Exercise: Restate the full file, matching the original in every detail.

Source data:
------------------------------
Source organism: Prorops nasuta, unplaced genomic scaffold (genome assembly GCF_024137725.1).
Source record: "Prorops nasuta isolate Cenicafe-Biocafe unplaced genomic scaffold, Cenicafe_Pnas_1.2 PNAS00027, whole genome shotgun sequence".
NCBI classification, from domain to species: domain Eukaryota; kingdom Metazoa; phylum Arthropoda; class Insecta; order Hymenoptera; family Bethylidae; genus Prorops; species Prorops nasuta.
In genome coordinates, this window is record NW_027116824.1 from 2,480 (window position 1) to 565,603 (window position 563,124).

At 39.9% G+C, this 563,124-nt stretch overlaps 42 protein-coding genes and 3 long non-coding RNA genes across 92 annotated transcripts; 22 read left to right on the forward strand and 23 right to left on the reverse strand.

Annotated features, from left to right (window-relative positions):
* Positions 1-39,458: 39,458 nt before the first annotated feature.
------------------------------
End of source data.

Source organism: Prorops nasuta, unplaced genomic scaffold (genome assembly GCF_024137725.1).
Source record: "Prorops nasuta isolate Cenicafe-Biocafe unplaced genomic scaffold, Cenicafe_Pnas_1.2 PNAS00027, whole genome shotgun sequence".
NCBI classification, from domain to species: domain Eukaryota; kingdom Metazoa; phylum Arthropoda; class Insecta; order Hymenoptera; family Bethylidae; genus Prorops; species Prorops nasuta.
In genome coordinates, this window is record NW_027116824.1 from 2,480 (window position 1) to 565,603 (window position 563,124).

At 39.9% G+C, this 563,124-nt stretch overlaps 42 protein-coding genes and 3 long non-coding RNA genes across 92 annotated transcripts; 22 read left to right on the forward strand and 23 right to left on the reverse strand.

Annotated features, from left to right (window-relative positions):
* Positions 1-39,458: 39,458 nt before the first annotated feature.